Theater Info for the Washington DC region

Silver Spring Stage The Farndale Avenue Housing Estate Townswomen’s Guild Dramatic Society’s Production of Macbeth

By • Apr 6th, 2011 • Category: Reviews
The Farndale Avenue Housing Estate Townswomen’s Guild Dramatic Society’s Production of Macbeth by David McGillivray & Walter Zerlin, Jr.
Silver Spring Stage
Woodmoor Shopping Center, Silver Spring, MD
Through April 23rd
2:00, with one intermission
$20/$18 Seniors and Students
Reviewed April 2nd, 2011

The Farndale Avenue Housing Estate Townswomen’s Guild Dramatic Society’s Production of Macbeth is a comedy by David McGillivray & Walter Zerlin, Jr. A community theatre’s dream (or nightmare depending on one’s point of view) of putting on one of Shakespeare’s best loved Scottish plays. Totally silly and not to be taken seriously by anyone (except maybe the actors).

Mrs. Reece, played by Diane Wurzer, tried her best to pull off the Shakespearean tragedy. Wurzer with her proper English accent did her best to keep keep the show rolling right along. Her desire to win the competition kept her backstage for most of the show except when she was either trying to clean up, fix something or as was most often the case, buttering up the producer and Adjudicator Mr. George Peach. Mrs. Reece’s speech was sometimes difficult o understand until you realized she was saying nothing of importance. Then it was ok. Mr. Peach (David Flinn) was just that, a real kumquat. A confirmed bachelor, he was there to offer his insight and (in his mind) years of theatrical advice on the proper way to perform Shakespeare. Along with the whole cast, Sir Peach’s larger than life gestures and over the top emotion kept the audience laughing.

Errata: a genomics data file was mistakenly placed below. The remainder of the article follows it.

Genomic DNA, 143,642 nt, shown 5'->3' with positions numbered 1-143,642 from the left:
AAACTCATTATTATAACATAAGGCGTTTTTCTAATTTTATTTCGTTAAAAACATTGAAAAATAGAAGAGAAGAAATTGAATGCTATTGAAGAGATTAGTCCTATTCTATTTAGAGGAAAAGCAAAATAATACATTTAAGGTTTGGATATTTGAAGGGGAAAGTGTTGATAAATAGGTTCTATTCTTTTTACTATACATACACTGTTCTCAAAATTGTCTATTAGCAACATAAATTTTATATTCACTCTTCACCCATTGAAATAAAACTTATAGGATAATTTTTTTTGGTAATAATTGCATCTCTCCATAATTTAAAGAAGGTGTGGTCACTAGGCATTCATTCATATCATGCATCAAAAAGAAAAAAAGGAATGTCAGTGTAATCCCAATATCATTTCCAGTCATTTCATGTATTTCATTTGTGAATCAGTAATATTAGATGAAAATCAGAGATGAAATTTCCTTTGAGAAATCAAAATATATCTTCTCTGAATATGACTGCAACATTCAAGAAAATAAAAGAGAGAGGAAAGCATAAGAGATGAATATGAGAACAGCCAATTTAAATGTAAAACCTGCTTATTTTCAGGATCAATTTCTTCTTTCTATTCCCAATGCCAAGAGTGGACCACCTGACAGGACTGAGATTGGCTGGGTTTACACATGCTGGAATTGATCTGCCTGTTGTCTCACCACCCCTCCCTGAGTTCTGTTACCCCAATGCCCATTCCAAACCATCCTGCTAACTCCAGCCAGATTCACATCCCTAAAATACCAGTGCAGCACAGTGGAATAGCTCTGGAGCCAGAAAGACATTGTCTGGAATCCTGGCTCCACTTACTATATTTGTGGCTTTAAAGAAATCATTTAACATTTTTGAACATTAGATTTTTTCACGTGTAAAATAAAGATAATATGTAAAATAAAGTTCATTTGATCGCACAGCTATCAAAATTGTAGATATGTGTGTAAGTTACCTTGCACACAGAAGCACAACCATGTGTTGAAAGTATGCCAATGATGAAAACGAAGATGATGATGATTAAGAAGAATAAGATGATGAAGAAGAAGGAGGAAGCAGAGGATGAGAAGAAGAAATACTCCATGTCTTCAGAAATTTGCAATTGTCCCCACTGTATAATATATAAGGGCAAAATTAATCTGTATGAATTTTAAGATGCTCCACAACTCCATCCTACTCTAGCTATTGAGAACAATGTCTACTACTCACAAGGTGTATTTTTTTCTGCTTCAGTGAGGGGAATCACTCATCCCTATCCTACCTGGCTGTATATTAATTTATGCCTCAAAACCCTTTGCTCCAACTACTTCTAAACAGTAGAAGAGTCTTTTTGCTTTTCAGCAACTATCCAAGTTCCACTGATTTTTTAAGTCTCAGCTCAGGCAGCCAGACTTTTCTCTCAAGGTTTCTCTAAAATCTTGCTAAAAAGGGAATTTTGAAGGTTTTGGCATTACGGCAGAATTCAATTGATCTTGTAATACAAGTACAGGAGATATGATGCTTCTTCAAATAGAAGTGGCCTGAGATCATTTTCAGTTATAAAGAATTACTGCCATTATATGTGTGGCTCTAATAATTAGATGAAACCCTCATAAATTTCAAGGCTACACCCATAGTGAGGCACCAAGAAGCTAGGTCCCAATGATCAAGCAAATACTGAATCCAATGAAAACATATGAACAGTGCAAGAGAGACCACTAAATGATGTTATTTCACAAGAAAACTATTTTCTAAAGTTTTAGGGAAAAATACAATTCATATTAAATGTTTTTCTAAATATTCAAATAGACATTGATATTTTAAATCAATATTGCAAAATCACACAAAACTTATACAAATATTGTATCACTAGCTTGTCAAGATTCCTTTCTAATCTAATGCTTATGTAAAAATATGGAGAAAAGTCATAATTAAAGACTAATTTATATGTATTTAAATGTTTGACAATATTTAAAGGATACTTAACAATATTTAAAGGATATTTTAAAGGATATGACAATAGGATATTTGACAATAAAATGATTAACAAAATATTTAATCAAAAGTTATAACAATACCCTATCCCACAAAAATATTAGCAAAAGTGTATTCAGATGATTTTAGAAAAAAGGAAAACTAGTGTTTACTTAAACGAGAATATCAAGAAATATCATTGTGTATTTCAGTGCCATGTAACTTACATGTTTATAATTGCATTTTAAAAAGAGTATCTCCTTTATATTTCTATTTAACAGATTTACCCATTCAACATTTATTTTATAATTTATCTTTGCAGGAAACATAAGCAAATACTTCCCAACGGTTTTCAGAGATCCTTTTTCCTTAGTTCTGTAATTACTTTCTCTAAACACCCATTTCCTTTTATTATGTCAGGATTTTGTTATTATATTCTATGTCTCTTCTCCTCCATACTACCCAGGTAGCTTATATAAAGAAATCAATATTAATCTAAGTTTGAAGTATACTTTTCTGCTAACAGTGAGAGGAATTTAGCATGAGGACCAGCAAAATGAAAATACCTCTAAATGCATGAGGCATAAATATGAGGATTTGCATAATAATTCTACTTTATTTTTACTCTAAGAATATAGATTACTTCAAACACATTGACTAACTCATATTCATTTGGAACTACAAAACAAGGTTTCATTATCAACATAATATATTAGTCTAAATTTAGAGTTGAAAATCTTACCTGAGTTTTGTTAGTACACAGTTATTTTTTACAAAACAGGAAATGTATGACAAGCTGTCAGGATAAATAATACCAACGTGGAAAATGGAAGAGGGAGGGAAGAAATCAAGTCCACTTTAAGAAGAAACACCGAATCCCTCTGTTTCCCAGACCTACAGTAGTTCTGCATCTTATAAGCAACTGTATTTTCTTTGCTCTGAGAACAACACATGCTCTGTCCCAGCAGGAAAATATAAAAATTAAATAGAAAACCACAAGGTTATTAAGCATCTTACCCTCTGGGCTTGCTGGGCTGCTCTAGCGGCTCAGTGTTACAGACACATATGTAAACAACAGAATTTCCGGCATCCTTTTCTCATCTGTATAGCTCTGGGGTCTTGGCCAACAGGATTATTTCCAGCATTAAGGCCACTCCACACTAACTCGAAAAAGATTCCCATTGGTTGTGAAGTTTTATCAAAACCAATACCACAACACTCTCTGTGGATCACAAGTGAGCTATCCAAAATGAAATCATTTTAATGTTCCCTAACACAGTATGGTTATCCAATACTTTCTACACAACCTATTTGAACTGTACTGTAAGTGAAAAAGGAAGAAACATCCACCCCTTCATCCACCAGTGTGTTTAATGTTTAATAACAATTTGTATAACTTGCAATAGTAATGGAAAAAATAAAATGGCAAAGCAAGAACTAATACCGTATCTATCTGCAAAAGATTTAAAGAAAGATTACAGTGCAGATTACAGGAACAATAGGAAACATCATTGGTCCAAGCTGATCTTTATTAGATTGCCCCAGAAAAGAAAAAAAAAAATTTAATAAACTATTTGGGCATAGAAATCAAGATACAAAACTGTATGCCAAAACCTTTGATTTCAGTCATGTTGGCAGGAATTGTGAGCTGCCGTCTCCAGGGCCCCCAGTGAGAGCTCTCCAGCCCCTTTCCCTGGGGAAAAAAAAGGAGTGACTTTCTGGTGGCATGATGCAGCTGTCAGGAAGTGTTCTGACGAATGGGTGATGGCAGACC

Stage Manager and due to an unfortunate accident by another actor (that is one of the actors playing an actor, not an actor in real life), Henry (David Dubov) was also Lady MacBeth. Trust me, this secret will fool no one. As the stage manager Dubov was efficient, if a bit neurotic. He found more of his calling as Lady MacBeth. Another character who needs some credit (and percocet) is Kate played by Mattie Cohan. Although a small part, Kate could never get the hang of crutches and though she persevered, things seemed to go from bad to worse. Possibly she takes the phrase “break a leg” literally? Or she said the name of the play they were performing backstage?

With authentic costumes by Costumer Marilyn Johnson and clever properties and set decoration by Mary Dalto the show did manage to go on. The Lighting & Sound execution by Patrique Beard, Jamie Couper and Jim Robertson was excellent, with several complicated sequences that would be very easy to mess up (although who would know?). The Combat Choreography was by Mattie Cohan. It looked totally unreal, which was the point. It looked bad, which made it all the funnier.